Yet, a 2010 study that Los Angeles World Airports commissioned found such a fix to be unnecessary. Conducted under the auspices of NASA's Ames Research Center, it concluded that LAX's north airfield "is extremely safe under the current configuration." Shifting the northernmost runway could increase safety only slightly, the report added.
That leads Valeria Velasco to wonder why the world airports commission wants to spend so much money for seemingly little payoff. Velasco, the lone commissioner to oppose the runway plan, suspects airport officials are setting the stage to go way beyond the 153 gates and the nearly 80 million passengers a year that can get through them to which the airport is now limited. (An unsuccessful 1993 airport expansion proposal envisioned 100 million passengers annually, but last year, about 63.7 million rolled through about 140 active gates, LAX officials say.)
"More planes. More noise. More pollution," said Velasco, a longtime community activist whose Playa del Rey home of 24 years sits on a hill overlooking LAX's north airfield. "This airport is only 3,600 acres. At some point, you just can't keep piling people into such a geographically small airport."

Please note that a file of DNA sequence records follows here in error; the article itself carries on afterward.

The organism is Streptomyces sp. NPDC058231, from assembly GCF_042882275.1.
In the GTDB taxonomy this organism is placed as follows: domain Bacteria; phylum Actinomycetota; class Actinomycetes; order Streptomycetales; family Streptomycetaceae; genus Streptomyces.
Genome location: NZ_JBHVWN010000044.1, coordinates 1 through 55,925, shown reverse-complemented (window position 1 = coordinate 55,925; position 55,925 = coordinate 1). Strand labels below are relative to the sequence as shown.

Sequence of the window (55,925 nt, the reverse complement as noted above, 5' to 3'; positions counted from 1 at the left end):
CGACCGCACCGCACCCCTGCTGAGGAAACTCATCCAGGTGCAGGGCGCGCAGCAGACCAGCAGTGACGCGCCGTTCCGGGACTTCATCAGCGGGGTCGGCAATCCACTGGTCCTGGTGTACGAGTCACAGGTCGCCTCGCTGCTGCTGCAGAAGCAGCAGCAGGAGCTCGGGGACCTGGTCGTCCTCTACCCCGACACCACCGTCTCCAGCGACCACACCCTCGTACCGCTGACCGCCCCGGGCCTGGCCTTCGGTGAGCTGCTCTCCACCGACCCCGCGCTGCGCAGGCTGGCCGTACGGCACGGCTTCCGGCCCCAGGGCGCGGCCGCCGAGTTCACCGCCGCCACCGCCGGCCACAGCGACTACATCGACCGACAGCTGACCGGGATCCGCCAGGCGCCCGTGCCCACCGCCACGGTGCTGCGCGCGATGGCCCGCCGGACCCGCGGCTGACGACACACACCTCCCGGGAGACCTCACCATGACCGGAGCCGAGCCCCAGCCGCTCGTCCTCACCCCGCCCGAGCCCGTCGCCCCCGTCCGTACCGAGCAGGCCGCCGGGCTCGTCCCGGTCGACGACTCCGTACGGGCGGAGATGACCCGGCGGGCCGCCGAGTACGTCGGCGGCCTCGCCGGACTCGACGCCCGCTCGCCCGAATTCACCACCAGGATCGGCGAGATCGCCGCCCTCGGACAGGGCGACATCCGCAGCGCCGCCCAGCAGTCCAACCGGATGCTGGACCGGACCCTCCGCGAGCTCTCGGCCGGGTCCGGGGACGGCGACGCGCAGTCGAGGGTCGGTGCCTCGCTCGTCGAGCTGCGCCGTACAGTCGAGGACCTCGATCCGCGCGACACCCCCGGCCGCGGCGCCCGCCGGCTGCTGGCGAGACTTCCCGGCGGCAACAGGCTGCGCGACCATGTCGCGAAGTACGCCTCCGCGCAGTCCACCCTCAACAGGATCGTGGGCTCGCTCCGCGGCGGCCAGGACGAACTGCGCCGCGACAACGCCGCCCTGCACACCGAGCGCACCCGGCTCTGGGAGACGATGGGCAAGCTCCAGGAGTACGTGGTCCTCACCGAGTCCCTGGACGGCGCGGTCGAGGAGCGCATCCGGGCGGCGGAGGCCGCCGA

In fact, the NASA report stated that moving runway 6L/24R would increase the airport's capacity "significantly."
Still, airport officials insist they're not trying to cram more travelers into what is the world's sixth-busiest airfield. "We're not expanding the airport," said Diego Alvarez, the airports commission's top staffer on the plan. "We're just trying to modernize it to better accommodate the same number of people."
The plan's critics contend there are cheaper ways to improve safety, such as installing more control lights on runways and taxiways. And they allege the commission has de-emphasized other airports it controls that could relieve LAX of some of its air traffic burdens.
But regionalization now appears far off. The Palmdale facility the commission owns, some 66 miles to the north, no longer supports commercial flights, and local authorities want to take it over. Likewise, Ontario officials are pursuing control of that city's airfield. Airports in Burbank, Orange County and Long Beach are independently controlled.
Besides, Alvarez noted, the commission can neither force airlines to move flights to outlying airports nor require passengers to patronize those airfields.
The runway plan is by no means a foregone conclusion. It still must be reviewed by Los Angeles County, which has signaled displeasure with the commission's regionalization efforts, and the Los Angeles City Council. Outgoing Mayor Antonio Villaraigosa, who pledged as a candidate 12 years ago to oppose LAX expansion plans, or his successor who takes office in July, also will get a shot at it.
And if the plan gets by those hurdles, Schneider's group and its allies are circling just north of LAX, lawyers at the ready.
Herbert A. Sample is a freelance writer based in Los Angeles. He can be reached at firstname.lastname@example.org.